Perl dying? Well now I don't care

It is a bit of a long story how I got burned by bad perl internal politics.

For many years I wanted images in Pod. And many others wanted too. And of course, each time I raised this in lists and on facebook, an answer was, if you want it, go and write it yourself. I would tell that myself, the classic "patches are welcome". Until one day I said, well, now, why actually not, right? Especially that I do have experience in creating and actively using images in pod using various hacks, such as direct inclusion of html with images, and even writing a standalone POD viewer capable of showing said images.

The Twelve Days of Dancer, 2020 Edition

Need some joy this holiday season? Head over to the Dancer Advent Calendar for this year's Twelve Days of Dancer. With a little help from our friends, we've put together a 12-day mini advent calendar featuring some great software built in Dancer, some helpful tips and tricks, new features, and more.

Thanks for being such a great community, and for your continued support of Dancer! Wishing you the happiest of holiday seasons!

CromeDome (on behalf of the Dancer Core Developers)

Strawberryperl.com - https any time soon?

Throwing this one out to the wider community, if anyone can assist in adding https support to strawberryperl.com that'd be great, with browsers and corporate firewalls moving towards a stricter mode of operation. An existing issue is here, with some history for those interested. Thanks in advance.

Development community that we can see to development of Perl Part1 - C language specification creating group

The Perl core team seems to be looking for resources to help in language development.

Currently, it seems the material in python.

perlgov: the perl governance document

I feel that Perl and Python cultures are quite different.

It's also based on an improvised document in 2019 when the Python reader quit.

I can understand how envious we are when we see Python attracting users(although
I'm watching a lot of cheating at the same time).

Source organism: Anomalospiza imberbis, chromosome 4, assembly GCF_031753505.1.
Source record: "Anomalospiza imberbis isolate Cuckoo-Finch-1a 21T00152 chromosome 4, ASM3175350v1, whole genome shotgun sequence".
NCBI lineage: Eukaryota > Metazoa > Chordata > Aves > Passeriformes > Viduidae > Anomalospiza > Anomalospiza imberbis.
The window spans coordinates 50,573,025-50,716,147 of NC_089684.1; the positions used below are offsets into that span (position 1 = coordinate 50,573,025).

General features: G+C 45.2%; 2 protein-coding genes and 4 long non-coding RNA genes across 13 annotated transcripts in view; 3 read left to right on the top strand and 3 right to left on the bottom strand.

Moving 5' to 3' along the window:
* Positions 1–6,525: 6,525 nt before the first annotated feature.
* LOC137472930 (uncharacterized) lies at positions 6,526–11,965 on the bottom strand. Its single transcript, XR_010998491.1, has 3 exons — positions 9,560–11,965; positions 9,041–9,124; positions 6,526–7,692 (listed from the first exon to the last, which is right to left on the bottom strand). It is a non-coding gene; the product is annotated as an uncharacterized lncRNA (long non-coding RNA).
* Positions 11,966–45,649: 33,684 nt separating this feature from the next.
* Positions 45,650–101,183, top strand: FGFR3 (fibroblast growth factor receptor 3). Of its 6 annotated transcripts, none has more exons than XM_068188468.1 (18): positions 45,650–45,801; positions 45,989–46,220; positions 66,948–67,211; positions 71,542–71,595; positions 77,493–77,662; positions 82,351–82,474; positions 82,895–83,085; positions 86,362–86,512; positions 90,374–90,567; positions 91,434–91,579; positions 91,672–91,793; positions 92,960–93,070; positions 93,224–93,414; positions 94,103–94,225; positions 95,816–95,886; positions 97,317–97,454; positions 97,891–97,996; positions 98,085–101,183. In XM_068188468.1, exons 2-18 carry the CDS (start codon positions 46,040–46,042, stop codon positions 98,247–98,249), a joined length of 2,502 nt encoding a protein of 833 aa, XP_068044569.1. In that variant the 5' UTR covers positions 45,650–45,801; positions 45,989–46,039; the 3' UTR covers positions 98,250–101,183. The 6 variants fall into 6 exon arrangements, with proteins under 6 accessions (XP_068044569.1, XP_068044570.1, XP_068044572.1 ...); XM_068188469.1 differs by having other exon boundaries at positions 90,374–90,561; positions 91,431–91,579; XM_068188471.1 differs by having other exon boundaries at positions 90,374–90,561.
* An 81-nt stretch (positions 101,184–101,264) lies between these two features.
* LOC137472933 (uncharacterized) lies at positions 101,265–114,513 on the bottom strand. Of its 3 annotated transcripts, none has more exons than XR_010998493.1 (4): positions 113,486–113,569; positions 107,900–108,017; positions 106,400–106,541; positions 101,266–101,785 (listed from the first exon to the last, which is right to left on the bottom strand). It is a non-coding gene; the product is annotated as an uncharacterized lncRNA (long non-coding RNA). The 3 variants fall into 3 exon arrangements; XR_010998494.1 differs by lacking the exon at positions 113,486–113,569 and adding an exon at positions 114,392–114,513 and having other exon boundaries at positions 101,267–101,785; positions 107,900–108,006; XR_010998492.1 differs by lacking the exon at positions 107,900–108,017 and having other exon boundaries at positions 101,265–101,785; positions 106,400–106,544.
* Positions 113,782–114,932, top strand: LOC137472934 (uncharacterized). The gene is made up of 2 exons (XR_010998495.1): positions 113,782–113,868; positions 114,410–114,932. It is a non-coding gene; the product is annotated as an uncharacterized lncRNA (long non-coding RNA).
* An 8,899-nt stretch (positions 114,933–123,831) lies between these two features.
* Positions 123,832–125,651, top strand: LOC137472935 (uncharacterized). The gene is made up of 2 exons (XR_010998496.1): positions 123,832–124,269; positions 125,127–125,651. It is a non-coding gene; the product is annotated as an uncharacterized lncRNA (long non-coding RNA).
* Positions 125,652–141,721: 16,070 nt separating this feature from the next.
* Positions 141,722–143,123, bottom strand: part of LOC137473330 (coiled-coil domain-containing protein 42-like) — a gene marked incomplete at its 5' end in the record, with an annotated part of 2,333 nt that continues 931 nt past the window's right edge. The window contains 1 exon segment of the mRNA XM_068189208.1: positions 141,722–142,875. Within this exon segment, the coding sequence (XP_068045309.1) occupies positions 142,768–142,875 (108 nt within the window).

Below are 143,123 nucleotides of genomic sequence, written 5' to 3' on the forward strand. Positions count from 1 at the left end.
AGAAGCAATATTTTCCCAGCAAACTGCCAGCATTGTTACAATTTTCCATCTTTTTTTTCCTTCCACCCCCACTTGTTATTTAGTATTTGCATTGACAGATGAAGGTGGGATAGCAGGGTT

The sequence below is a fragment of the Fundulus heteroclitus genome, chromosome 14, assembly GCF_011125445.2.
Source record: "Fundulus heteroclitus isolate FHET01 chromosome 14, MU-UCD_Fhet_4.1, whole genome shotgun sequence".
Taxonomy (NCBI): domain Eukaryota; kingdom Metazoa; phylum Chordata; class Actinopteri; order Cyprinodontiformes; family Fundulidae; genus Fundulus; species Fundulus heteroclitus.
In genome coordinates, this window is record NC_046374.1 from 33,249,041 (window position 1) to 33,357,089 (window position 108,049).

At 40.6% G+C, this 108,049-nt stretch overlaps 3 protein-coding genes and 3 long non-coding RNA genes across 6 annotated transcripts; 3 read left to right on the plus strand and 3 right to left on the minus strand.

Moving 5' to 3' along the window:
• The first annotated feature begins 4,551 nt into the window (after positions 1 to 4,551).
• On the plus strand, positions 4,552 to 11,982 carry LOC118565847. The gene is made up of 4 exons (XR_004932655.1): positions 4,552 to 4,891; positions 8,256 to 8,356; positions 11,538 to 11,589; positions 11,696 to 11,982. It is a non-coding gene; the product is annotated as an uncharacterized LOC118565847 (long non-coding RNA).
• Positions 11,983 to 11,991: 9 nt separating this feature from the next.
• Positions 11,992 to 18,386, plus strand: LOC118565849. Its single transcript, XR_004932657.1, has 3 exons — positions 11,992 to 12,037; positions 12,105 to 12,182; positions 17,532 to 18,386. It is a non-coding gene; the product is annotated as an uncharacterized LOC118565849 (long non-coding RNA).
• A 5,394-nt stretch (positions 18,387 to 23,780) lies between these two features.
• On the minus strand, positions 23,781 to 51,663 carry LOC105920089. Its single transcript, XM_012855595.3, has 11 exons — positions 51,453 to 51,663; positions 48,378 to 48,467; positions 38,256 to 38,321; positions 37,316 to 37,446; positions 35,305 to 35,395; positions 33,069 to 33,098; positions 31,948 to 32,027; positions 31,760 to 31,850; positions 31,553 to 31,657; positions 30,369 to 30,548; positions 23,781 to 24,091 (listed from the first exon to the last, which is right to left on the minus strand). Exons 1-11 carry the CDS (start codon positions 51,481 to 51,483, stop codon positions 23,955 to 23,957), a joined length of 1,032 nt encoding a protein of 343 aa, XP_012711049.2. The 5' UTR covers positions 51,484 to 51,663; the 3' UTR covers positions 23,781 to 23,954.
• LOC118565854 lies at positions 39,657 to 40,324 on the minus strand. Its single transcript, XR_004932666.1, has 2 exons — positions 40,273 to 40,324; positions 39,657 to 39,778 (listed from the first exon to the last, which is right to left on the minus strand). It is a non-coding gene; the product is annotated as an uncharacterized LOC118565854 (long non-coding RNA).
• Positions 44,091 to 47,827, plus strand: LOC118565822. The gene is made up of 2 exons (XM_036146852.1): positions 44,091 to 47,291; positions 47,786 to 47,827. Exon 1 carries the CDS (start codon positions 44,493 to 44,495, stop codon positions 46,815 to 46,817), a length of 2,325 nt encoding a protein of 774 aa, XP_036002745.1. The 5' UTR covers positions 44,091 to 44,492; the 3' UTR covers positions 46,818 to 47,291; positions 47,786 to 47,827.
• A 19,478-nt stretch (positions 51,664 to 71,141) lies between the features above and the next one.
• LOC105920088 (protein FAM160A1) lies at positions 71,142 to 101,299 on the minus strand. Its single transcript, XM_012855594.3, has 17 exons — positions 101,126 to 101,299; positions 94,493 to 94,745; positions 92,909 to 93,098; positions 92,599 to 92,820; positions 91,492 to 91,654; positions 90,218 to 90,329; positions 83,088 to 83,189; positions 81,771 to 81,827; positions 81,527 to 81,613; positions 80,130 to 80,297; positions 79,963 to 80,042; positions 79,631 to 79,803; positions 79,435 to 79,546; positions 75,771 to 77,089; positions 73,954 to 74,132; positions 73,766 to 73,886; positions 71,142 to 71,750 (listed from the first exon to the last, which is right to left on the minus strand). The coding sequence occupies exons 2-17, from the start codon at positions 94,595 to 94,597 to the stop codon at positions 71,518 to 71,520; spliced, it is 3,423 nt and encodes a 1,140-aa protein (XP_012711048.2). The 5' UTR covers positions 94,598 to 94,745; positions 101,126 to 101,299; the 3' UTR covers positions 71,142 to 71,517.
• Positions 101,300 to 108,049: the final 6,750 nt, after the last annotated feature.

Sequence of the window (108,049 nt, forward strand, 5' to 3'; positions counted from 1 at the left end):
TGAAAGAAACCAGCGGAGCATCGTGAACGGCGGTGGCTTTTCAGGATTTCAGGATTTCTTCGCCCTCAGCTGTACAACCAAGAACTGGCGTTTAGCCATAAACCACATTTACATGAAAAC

On the other hand Perl has long been a conservative culture.

So, we can refer to the methods used by developers of languages, operating systems and tools that also have a conservative mindset.

The first thing I would like us to refer to is the method used by the group that creates C language specifications.

C language specification creating group

C89, C99, C11

Development of C language has continued some slowly, but functions that users think are lacking have been added.

Specially C99 is added good features I wanted.

It would be worthwhile to ask the C specification group how it was achieved.

I think it's less repulsive and less likely to fail if we adopt a method from a culture similar to Perl rather than a culture opposite to Perl.

Monthly Report - November

Welcome last month of the year 2020

Generally, I always look forward to festive month, December. But I don't expect it to be any different from other months, unfortunately.

With so much going on in my personal life, it is hard to focus on anything. One thing that I really miss these days are personal time. I am constantly working on it with the help of experts in the field. I try to look at the positive side of the life but I can't ignore the fact I am not giving 100% to my pet project The Weekly Challenge. Having said that I must thank the entire team for the support and encouragement in this difficult time. As of today, we entered into the 89th week. I can't wait to see when we get to the 100th week.

Perl Weekly Challenge 088

Despite the holiday week here in the U.S., I was able to tackle this week's Perl Weekly Challenge. I have to say that this week's challenge was the most satisfying for me as it allowed me to not only come up with a novel solution (for me!), but it also provided an opportunity for me to leverage two areas of Perl programming that have been a real challenge for me: recursion and references. The deadline to submit solutions for this challenge is fast approaching so if you haven't solved it yourself yet, you may want to come back to this post later.

Task 1

Task #1, "Array of Product", asks the following:

You are given an array of positive integers @N.

Write a script to return an array @M where $M[i] is the product of all elements of @N except the index $N[i].

Example 1:

Where is Rob?

Does anybody know Rob Seegel (aka RCS), the author/maintainer of Tk::MListbox?

I tried to contact the author by e-mail but didn't get any feedback so far.
I would like to adopt the module Tk::MListbox (and the other packages).